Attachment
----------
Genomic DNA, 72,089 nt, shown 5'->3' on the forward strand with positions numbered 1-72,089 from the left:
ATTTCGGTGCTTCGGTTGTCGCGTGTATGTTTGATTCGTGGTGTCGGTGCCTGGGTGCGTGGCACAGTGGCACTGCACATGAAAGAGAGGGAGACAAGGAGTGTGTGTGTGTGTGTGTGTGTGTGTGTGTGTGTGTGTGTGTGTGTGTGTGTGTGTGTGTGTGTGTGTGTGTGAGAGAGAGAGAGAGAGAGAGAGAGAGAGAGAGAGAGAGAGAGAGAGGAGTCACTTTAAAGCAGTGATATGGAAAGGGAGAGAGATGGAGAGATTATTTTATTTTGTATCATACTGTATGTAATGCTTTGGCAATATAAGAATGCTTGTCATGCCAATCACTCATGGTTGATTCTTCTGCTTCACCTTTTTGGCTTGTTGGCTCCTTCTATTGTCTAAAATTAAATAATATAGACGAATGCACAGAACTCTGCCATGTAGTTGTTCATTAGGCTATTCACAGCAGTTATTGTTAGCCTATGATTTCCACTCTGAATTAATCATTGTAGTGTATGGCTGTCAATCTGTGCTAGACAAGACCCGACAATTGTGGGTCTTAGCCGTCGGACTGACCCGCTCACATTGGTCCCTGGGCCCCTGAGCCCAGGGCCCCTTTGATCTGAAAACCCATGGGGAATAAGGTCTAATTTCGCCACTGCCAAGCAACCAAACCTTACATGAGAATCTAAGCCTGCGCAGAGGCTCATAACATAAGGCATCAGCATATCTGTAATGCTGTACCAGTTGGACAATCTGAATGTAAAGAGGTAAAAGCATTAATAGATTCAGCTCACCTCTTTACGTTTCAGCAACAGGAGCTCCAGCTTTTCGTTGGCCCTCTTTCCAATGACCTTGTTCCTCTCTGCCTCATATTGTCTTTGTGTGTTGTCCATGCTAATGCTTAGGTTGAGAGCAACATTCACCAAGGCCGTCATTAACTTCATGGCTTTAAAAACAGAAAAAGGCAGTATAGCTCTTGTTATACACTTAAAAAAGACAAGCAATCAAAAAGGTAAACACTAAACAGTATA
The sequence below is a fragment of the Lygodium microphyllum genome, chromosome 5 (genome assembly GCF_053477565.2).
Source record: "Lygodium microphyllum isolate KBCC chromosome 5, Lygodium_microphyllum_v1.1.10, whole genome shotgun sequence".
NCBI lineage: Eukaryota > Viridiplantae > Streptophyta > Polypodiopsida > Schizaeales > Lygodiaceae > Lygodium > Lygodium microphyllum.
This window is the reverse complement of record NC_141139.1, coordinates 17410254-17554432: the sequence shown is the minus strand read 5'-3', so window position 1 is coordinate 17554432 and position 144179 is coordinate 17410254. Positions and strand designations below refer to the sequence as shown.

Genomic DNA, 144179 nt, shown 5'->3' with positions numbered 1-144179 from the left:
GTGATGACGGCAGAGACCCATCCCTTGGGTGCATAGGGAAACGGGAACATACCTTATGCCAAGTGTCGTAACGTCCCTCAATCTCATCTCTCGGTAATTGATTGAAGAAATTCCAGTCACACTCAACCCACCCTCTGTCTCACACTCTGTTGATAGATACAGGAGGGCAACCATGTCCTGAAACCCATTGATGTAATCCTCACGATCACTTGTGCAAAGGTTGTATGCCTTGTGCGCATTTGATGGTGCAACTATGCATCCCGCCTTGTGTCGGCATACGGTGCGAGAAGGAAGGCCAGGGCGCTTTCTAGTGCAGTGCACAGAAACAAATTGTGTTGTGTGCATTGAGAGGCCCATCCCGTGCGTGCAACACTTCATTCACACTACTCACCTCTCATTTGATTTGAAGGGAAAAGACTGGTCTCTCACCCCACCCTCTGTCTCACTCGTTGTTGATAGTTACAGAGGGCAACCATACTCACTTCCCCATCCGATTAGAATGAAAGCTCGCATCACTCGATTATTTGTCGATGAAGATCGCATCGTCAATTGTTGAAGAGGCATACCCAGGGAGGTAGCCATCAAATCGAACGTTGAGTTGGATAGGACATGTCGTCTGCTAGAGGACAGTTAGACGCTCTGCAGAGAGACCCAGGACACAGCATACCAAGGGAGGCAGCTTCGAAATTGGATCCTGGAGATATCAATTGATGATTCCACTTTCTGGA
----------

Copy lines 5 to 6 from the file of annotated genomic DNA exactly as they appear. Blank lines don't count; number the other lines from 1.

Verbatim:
NCBI lineage: Eukaryota > Viridiplantae > Streptophyta > Polypodiopsida > Schizaeales > Lygodiaceae > Lygodium > Lygodium microphyllum.
This window is the reverse complement of record NC_141139.1, coordinates 17410254-17554432: the sequence shown is the minus strand read 5'-3', so window position 1 is coordinate 17554432 and position 144179 is coordinate 17410254. Positions and strand designations below refer to the sequence as shown.